Worksheet for a Research Paper

I. Thesis:

A. State your central issue as a question, for example, “Should smoking in certain bars be legal?”

 

B. Answer that question; be as specific as possible: “Smoking should be allowed in certain clearly designated smoking bars.”

C. Reframe your thesis as advice for a particular group. Your thesis should answer the question “Who should do what?” and use a word or phrase like “should,” “must” or “need to”: “The California legislature should allow smoking in certain clearly-designated smoking bars.”

 

D. Add a concession to the other side of the debate, admitting that the other point of view is partially correct. Put the concession first and your opinion second, using connecting words like “although,” “even though,” “however,” “nevertheless,” “yet,” or “but.” Although your argument should acknowledge the complexity of the issue, come down clearly on one other side. For example, you could write “Although second-hand smoke is harmful to workers, the California legislature should allow smoking in certain clearly-designated smoking bars, as long as all employees agree.”

 

E. Try rewording or simplifying your thesis to make it clearer: “Although second-hand smoke is harmful to workers, the California legislature should allow smoking in certain clearly-designated smoking bars, as long as all employees sign a waiver.”

 

II. Reasons:

A. Review “Argument” from The Norton Sampler.

B. Brainstorm reasons to support your working thesis. Try to come up with at least ten reasons. How can you convince readers?

 

C. Choose four to six of the best reasons above to focus on in your paper.

 

III. Body paragraphs: Rewrite your main reasons, or claims as topic sentences, making sure you have clear topic and controlling idea, which is what you want to say about the topic. Then brainstorm evidence to support each reason, or claim, you listed above. Use brief summaries, paraphrases, and quotes from the research materials you have chosen, as well as facts, statistics, examples, anecdotes, and so on. Be specific!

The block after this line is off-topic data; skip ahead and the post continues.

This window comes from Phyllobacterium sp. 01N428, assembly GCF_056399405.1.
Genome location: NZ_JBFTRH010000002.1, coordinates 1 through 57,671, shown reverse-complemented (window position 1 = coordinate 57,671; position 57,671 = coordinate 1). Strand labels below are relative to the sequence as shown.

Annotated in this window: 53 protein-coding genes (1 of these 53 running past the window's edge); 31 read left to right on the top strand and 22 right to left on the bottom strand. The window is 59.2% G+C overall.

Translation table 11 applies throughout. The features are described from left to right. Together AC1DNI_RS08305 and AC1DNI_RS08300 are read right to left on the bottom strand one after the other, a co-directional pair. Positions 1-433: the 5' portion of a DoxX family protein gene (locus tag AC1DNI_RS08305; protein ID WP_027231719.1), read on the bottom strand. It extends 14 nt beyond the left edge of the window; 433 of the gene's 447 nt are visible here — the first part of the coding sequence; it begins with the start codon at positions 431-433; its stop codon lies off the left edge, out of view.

Claim #1

Topic (make it specific):

Controlling idea (what you want to say about the topic):

Topic sentence (topic +  controlling idea):

Evidence:

 

Concluding sentence (tying the evidence together and connecting your point back to your thesis):


Claim #2

Topic (make it specific):

Controlling idea (what you want to say about the topic):

Topic sentence (topic +  controlling idea):

Evidence:

 

 

Concluding sentence (tying the evidence together and connecting your point back to your thesis):


Claim #3


Topic (make it specific):

Controlling idea (what you want to say about the topic):

Topic sentence (topic +  controlling idea):

Evidence:

 

 

Concluding sentence (tying the evidence together and connecting your point back to your thesis):


Claim #4:


Topic (make it specific):

Controlling idea (what you want to say about the topic):

Topic sentence (topic +  controlling idea):

Evidence:

 

 

Concluding sentence (tying the evidence together and connecting your point back to your thesis):


Claim #5 (Optional):


Topic (make it specific):

Controlling idea (what you want to say about the topic):

Topic sentence (topic +  controlling idea):

Evidence:

 

 

Concluding sentence (tying the evidence together and connecting your point back to your thesis):


Claim #6 (Optional):


Topic (make it specific):

Controlling idea (what you want to say about the topic):

Topic sentence (topic +  controlling idea):

Evidence:

 

 

Concluding sentence (tying the evidence together and connecting your point back to your thesis):


IV. Catchy Title: Try these experiments to come up with an attention-grabbing title.

A. Try saying exactly what your paper is about. For example, “Legalizing Smoking Bars in California.”

 

B. Imagine your paper is a movie, a song, and a rock group. What would the name be for each of these? For instance, Movie: “Lighting Up,” Song: “Smokin’ at Aunt Charlie’s,”or Rock Group: “Ash.”

V. Audience and Purpose

A. Audience: Who cares?

1. Who is going to read your paper?

2. If you posted your paper online or published it in a magazine, what group or groups of people might be interested in your paper?

 

B. Purpose: So what?

1. Why would someone want to read your paper?

2. What could your readers (or imagined audience) learn or gain from your paper?

 

VI. Introduction:

A. Hook: Try each of these approaches to hooks, then choose the best. quotation, historical context, anecdote, surprising fact, provocative statement, or rhetorical question.

 

 

B. Background:

1.After the hook, introduce the main issue with a sentence or two:

 

2. Now introduce your main research source and author(s) (be sure to tell us a little bit about this person / people, for example “Professor of English at Stanford University”). Give a one line summary of the article. Make some notes here.

 

3. Build a bridge to your thesis. Carry the reader from the articles to your main idea:

4. Thesis:

 

V. Conclusion: Try these approaches to conclusions, then choose the best: restate the main point, explain significance (the “Who cares?” and “So what?”), give recommendations to the reader, or give your readers something more to think about:

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